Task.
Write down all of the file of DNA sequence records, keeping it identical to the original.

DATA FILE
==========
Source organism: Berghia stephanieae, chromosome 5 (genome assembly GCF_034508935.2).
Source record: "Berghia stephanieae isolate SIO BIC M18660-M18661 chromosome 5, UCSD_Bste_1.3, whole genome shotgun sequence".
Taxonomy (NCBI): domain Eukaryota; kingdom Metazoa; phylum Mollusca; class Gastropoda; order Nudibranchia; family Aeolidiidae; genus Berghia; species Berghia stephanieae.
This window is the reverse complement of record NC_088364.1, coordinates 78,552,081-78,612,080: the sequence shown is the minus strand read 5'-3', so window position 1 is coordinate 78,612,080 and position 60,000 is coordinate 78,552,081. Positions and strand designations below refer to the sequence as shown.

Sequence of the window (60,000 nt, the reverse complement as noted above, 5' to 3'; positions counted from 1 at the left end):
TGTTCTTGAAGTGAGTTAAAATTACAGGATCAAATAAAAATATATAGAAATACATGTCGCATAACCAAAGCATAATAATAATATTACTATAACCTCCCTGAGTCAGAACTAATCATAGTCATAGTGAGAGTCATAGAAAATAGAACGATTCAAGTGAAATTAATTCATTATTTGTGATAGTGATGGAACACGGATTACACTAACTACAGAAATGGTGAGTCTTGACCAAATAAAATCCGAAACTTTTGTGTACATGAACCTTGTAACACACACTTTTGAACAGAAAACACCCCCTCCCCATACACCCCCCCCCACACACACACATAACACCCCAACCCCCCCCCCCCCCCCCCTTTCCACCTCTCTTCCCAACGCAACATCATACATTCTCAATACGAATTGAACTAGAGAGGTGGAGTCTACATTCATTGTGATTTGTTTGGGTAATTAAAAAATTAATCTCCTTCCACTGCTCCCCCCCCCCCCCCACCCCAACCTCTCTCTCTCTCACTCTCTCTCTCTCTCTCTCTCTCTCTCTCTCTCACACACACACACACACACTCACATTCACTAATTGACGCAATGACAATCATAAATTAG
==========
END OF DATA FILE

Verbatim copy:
Source organism: Berghia stephanieae, chromosome 5 (genome assembly GCF_034508935.2).
Source record: "Berghia stephanieae isolate SIO BIC M18660-M18661 chromosome 5, UCSD_Bste_1.3, whole genome shotgun sequence".
Taxonomy (NCBI): domain Eukaryota; kingdom Metazoa; phylum Mollusca; class Gastropoda; order Nudibranchia; family Aeolidiidae; genus Berghia; species Berghia stephanieae.
This window is the reverse complement of record NC_088364.1, coordinates 78,552,081-78,612,080: the sequence shown is the minus strand read 5'-3', so window position 1 is coordinate 78,612,080 and position 60,000 is coordinate 78,552,081. Positions and strand designations below refer to the sequence as shown.

Sequence of the window (60,000 nt, the reverse complement as noted above, 5' to 3'; positions counted from 1 at the left end):
TGTTCTTGAAGTGAGTTAAAATTACAGGATCAAATAAAAATATATAGAAATACATGTCGCATAACCAAAGCATAATAATAATATTACTATAACCTCCCTGAGTCAGAACTAATCATAGTCATAGTGAGAGTCATAGAAAATAGAACGATTCAAGTGAAATTAATTCATTATTTGTGATAGTGATGGAACACGGATTACACTAACTACAGAAATGGTGAGTCTTGACCAAATAAAATCCGAAACTTTTGTGTACATGAACCTTGTAACACACACTTTTGAACAGAAAACACCCCCTCCCCATACACCCCCCCCCACACACACACATAACACCCCAACCCCCCCCCCCCCCCCCCTTTCCACCTCTCTTCCCAACGCAACATCATACATTCTCAATACGAATTGAACTAGAGAGGTGGAGTCTACATTCATTGTGATTTGTTTGGGTAATTAAAAAATTAATCTCCTTCCACTGCTCCCCCCCCCCCCCCACCCCAACCTCTCTCTCTCTCACTCTCTCTCTCTCTCTCTCTCTCTCTCTCTCTCACACACACACACACACACTCACATTCACTAATTGACGCAATGACAATCATAAATTAG